This seems to be a common problem between booklovers and people who participate in book communities such as book blogging and booktubing. We all have somewhere down the line developed a need to buy more books than we read which causes us to end up with an overly-excessive amount of unread books on our shelves. It can leave you sitting there and staring at your 30 or 50 or 100 or 200 books that are waiting to be read. It all can become quite stressful. Booklovers are always trying to lower their number of unread book, but the real question is: What is the best way to go about reducing the number of unread books I own? Where should I start? You are in luck because I have some great ways you can go about doing this whether you want to get the number of unread books you have cut in 1/2 or even brought down to 0.
1.) Adjust your ratio of Books Bought to Books Read
You must understand that the reason why you have so many books is because YOU BUY BOOKS FASTER THAN YOU READ THEM. The only way you will ever lower the number of unread books you have is by decreasing the rate at which you buy books and then increasing the rate at which you read them. One way you can do this is by setting some rules for yourself. You could say for every 5 books read off your shelf, you are allowed to buy one book. At least now after reading 10 books you have decreased the number of unread books you have by 8 and acquired 2 new books. Another way is by allowing yourself to buy only a certain amount of books a month (still keeping the number you usually read in a month in mind). Remember, the goal is the read more than you buy.
2.) Unhaul Books
This way is probably the fastest, but hardest method for hardcore booklovers. It requires you to get rid of books. (I know! Shocker right?) All you have to do is evaluate all your unread books and figure out which ones you can get rid of. This is the time to pull out all those books you have lost interest in, do not think you will enjoy, and/or do not think you will read within the next 1-2 year. Look, it's really not so bad. Just remember that you can always repurchase them later. Now that you have picked out books to get rid of, what should you do with them? Well, you have quite a few options. There are many places (physical and online) that will take your books as donations. These places include the library, thrift shops, non-profit organizations, etc. You could also give them to friends and family, hold a giveaway on social media, or sell them.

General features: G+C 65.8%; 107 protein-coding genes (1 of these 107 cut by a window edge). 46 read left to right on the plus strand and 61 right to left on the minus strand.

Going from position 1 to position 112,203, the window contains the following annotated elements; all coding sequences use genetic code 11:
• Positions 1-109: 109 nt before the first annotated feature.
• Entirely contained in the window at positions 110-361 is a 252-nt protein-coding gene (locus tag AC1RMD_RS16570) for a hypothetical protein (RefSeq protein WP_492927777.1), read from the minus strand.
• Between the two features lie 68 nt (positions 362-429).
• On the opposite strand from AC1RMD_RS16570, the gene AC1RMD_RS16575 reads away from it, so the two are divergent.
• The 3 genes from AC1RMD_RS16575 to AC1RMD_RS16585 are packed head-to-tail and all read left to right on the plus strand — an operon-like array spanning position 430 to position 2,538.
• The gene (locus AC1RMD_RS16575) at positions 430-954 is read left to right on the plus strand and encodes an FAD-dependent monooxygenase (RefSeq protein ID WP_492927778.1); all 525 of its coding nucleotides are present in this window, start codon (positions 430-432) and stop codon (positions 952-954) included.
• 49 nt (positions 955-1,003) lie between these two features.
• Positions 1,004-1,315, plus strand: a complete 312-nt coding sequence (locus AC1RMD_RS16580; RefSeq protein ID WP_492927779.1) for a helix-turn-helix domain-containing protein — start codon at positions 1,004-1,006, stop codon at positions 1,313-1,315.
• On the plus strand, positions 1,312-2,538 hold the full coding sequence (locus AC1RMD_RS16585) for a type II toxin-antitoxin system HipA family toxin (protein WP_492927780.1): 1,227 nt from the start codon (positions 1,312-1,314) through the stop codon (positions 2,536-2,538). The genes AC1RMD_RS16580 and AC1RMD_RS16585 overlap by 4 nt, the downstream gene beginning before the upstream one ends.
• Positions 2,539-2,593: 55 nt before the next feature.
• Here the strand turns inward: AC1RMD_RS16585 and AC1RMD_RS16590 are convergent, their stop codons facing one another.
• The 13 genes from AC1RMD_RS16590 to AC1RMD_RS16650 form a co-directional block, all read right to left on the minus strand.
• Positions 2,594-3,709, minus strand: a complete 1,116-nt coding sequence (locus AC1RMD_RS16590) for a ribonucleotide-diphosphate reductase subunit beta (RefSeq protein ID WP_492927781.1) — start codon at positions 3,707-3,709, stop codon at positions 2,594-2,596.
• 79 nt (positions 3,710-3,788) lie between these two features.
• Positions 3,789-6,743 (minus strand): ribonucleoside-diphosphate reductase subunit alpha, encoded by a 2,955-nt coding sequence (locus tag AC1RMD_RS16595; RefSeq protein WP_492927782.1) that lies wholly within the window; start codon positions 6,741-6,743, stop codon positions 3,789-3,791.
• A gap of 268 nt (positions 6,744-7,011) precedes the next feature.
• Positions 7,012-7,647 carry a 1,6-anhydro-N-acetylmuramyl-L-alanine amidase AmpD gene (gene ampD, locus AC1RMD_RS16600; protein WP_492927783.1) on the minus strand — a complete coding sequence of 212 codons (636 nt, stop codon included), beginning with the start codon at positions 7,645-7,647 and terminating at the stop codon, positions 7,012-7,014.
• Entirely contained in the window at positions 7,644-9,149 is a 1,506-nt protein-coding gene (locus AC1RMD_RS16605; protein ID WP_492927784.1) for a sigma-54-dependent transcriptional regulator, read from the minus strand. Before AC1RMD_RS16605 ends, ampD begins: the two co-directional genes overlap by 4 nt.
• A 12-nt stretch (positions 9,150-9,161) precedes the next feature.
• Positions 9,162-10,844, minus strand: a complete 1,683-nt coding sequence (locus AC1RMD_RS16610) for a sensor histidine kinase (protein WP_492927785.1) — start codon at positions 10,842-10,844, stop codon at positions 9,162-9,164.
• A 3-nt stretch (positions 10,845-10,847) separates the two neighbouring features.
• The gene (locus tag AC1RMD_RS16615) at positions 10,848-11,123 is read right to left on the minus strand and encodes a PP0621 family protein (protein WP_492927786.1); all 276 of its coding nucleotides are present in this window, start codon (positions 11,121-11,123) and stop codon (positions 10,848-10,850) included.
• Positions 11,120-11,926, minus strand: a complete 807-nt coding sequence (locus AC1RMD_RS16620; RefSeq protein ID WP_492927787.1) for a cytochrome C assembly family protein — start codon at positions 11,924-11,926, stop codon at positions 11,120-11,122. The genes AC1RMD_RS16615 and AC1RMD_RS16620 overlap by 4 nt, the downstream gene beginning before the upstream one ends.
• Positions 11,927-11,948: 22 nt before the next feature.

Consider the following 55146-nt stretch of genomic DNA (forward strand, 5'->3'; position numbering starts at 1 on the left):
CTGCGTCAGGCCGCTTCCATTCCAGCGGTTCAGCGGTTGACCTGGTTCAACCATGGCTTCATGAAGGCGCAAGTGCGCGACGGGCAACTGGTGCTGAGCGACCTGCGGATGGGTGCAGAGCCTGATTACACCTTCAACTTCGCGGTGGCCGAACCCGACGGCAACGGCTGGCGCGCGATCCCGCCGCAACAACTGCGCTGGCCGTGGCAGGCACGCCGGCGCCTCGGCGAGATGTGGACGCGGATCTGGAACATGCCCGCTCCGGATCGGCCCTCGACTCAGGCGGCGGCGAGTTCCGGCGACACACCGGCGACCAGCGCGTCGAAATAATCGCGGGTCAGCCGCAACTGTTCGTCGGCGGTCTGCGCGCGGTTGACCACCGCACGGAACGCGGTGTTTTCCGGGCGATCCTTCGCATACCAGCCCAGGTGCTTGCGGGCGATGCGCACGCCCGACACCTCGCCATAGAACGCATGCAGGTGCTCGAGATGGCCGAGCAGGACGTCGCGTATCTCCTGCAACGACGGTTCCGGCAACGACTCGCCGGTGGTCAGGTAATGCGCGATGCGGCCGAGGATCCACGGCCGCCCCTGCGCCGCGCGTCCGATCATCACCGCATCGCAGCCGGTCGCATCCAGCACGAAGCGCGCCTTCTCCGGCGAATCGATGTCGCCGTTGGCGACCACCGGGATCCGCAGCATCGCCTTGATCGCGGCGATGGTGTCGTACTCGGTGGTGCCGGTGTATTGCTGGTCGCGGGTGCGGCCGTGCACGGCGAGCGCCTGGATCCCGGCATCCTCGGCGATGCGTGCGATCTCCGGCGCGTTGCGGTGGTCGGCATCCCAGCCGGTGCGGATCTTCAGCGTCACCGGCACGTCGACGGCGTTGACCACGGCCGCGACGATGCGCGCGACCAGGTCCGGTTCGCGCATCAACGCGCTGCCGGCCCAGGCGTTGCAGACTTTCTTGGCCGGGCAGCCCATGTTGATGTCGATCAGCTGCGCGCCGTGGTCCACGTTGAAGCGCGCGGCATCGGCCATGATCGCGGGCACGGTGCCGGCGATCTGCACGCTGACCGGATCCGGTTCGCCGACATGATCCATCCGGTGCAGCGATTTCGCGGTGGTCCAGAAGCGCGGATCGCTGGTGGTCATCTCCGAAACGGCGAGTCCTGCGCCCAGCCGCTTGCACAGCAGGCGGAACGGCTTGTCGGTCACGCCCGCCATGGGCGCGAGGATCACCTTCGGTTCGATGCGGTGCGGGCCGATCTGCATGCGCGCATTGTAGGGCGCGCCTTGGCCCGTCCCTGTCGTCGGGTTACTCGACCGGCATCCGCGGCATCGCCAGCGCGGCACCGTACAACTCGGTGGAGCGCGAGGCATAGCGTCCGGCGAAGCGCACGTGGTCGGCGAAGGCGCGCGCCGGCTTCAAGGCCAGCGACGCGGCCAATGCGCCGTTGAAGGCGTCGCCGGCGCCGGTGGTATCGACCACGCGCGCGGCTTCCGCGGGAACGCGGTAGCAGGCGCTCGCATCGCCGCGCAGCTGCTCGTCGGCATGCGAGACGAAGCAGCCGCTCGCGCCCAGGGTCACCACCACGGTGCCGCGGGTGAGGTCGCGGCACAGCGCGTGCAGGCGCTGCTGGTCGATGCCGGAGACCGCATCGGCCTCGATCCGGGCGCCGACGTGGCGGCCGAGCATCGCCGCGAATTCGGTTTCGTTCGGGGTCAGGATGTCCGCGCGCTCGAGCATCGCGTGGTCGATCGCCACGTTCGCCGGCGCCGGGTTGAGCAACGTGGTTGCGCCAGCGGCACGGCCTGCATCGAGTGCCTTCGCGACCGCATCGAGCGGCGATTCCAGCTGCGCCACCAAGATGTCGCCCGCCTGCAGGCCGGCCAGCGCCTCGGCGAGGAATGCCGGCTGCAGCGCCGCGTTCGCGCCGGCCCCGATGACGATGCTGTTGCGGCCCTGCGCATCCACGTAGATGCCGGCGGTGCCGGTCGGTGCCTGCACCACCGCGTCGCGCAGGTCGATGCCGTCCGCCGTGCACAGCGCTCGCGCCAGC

3.) Set Reading Goals
Now that you have lessened your book buying and gotten rid of all those unwanted books, it is time to start actually making your way through these unread books still left on your shelves. But first, it is best that you set a few goals for yourself. BE REASONABLE! Do not try to convince yourself to finish all 100 of your unread books when you can barely read 50 books a year. It's just not happening. Also, make sure you make an overall goal as well as specific goals within certain time frames and points where you will check in with yourself and see how well things are going. For example, I might say I want to get my 80 unread books down to 30 unread books in 10 months' time. I want to do this by reading at least 5 books a month and I will check in and evaluate my progress every 2 months. If picking books is a problem, To Be Read (TBR) Jars are a good option. To make a TBR Jar, all you have to do is take a jar and fill it with slips of paper that have all the unread books on your shelves on them. Then you can draw books every month to see what you will read next.
4.) Find some motivation
Make sure you stick to your goals by motivating yourself! You can do this in many ways. One good way is to find others who are trying to accomplish similar goals as you. This is VERY EASY because all you have to do is HIT THE INTERNET. There are so many people out there trying to lower their number of unread books including me! Go look in bookish communities such as Goodreads, book blogs, booktube, and there is always TWITTER of course. It is not hard at all to find support. Make sure to also post your goals on social media or just tell them to a friend or family member. This keeps you accountable and hopefully more motivated to get what you need to do done.
5.) Don't Do Anything
Now let's just stop a moment and think. Does it really bother you that you have so many unread books? Why do you like buying multiple books at a time? Would you consider yourself a book collector? These are all valid questions to ask yourself. Maybe you just don't need to do anything about your unread books. If you like having a wide variety to choose from when you are picking what to read next and seeing shelves filled with books makes you happy, then it does not matter whether you have 5 books unread or 500. At the end of the day, all those books you own are yours and you can use them however you please. Like me, it does not matter to me as much if I have lots of unread books because I know I will get to them eventually and to me they are timeless. So if it does not matter to you, don't feel pressured to lower how many books you have not read on your shelves. Just continue on with whatever makes you happiest.
I hope this post was helpful to you, and if it was, please share it! I would love to hear if you guys have any other methods of reducing your number of unread books in the comments. Also, let me know if you have any discussion ideas or questions for other post topics.